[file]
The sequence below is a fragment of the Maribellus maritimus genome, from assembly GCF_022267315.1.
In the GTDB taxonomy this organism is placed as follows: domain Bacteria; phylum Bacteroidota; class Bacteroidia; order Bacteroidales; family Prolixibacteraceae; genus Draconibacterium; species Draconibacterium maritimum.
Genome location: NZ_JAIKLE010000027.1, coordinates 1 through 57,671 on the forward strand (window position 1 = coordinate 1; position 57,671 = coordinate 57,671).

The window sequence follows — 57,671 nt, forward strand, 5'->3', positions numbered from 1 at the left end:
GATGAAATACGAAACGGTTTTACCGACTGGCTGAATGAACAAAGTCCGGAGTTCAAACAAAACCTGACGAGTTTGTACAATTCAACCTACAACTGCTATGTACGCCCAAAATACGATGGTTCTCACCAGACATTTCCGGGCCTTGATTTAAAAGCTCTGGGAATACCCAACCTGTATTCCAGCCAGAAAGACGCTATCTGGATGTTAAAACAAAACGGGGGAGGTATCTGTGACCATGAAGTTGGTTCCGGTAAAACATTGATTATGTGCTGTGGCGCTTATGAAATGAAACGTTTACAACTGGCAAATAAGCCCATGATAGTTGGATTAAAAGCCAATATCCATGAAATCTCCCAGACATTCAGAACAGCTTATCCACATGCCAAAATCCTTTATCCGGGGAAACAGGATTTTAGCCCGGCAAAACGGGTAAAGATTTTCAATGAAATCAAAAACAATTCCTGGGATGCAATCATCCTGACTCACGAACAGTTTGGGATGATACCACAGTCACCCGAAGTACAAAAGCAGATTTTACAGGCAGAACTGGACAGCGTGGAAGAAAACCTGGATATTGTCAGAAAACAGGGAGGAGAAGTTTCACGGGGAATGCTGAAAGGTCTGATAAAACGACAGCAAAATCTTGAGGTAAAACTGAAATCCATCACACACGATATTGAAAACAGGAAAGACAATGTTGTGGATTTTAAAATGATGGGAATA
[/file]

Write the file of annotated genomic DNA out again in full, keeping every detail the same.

The sequence below is a fragment of the Maribellus maritimus genome, from assembly GCF_022267315.1.
In the GTDB taxonomy this organism is placed as follows: domain Bacteria; phylum Bacteroidota; class Bacteroidia; order Bacteroidales; family Prolixibacteraceae; genus Draconibacterium; species Draconibacterium maritimum.
Genome location: NZ_JAIKLE010000027.1, coordinates 1 through 57,671 on the forward strand (window position 1 = coordinate 1; position 57,671 = coordinate 57,671).

The window sequence follows — 57,671 nt, forward strand, 5'->3', positions numbered from 1 at the left end:
GATGAAATACGAAACGGTTTTACCGACTGGCTGAATGAACAAAGTCCGGAGTTCAAACAAAACCTGACGAGTTTGTACAATTCAACCTACAACTGCTATGTACGCCCAAAATACGATGGTTCTCACCAGACATTTCCGGGCCTTGATTTAAAAGCTCTGGGAATACCCAACCTGTATTCCAGCCAGAAAGACGCTATCTGGATGTTAAAACAAAACGGGGGAGGTATCTGTGACCATGAAGTTGGTTCCGGTAAAACATTGATTATGTGCTGTGGCGCTTATGAAATGAAACGTTTACAACTGGCAAATAAGCCCATGATAGTTGGATTAAAAGCCAATATCCATGAAATCTCCCAGACATTCAGAACAGCTTATCCACATGCCAAAATCCTTTATCCGGGGAAACAGGATTTTAGCCCGGCAAAACGGGTAAAGATTTTCAATGAAATCAAAAACAATTCCTGGGATGCAATCATCCTGACTCACGAACAGTTTGGGATGATACCACAGTCACCCGAAGTACAAAAGCAGATTTTACAGGCAGAACTGGACAGCGTGGAAGAAAACCTGGATATTGTCAGAAAACAGGGAGGAGAAGTTTCACGGGGAATGCTGAAAGGTCTGATAAAACGACAGCAAAATCTTGAGGTAAAACTGAAATCCATCACACACGATATTGAAAACAGGAAAGACAATGTTGTGGATTTTAAAATGATGGGAATA